Genes & Cancer: EZH2 suppresses endogenous retroviruses and an interferon response in cancers (Shiio Lab)
Ewing sarcoma is an aggressive cancer of the bone and soft tissue in children. It is characterized by the chromosomal translocation between EWS and an Ets family transcription factor, most commonly FLI1. We recently reported that Ewing sarcoma depends on the autocrine signaling mediated by a cytokine, NELL2. NELL2 signaling stimulates the transcriptional output of EWS-FLI1 through the BAF chromatin remodeling complexes. While studying the impact of NELL2 silencing on Ewing sarcoma, we found that suppression of NELL2 signaling induces the expression of endogenous retroviruses (ERVs) and LINE-1 retrotransposons, an interferon response, and growth arrest. We determined that a histone methyltransferase, EZH2, is the critical downstream target of NELL2 signaling in suppressing ERVs, LINE-1, an interferon response, and growth arrest. We show that EZH2 inhibitors induce ERVs, LINE-1, and interferon response in a variety of cancer types. These results uncover the role of NELL2–EZH2 signaling in suppressing endogenous virus-like agents and antiviral response and suggest the potential utility of EZH2 inhibitors in enhancing anti-tumor immunity.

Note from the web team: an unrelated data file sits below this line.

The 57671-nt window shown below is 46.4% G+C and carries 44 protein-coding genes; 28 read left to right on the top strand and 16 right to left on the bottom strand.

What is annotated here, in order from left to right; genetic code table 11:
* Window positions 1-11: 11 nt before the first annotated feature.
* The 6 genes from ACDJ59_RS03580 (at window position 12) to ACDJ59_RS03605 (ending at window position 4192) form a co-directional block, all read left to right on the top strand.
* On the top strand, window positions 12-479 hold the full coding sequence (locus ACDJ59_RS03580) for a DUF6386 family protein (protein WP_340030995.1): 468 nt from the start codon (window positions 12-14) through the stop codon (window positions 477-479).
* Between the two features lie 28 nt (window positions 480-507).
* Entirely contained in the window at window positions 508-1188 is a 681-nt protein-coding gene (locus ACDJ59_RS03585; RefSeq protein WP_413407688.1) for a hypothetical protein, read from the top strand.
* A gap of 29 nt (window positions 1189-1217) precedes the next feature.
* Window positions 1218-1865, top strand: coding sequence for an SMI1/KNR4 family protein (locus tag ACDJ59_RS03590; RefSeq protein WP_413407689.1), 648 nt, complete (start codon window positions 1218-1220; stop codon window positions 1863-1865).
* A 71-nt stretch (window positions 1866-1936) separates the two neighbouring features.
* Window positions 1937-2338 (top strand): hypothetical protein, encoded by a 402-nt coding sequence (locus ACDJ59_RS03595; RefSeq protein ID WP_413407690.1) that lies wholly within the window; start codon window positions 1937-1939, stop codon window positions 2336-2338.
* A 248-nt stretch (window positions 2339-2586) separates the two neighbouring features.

Since 2004, UT Health San Antonio, Greehey Children’s Cancer Research Institute’s (Greehey CCRI) mission has been to advance scientific knowledge relevant to childhood cancer, contribute to the understanding of its causes, and accelerate the translation of knowledge into novel therapies. Greehey CCRI strives to have a national and global impact on childhood cancer through the discovery, development, and dissemination of new scientific knowledge. Our mission consists of three key areas — research, clinical, and education.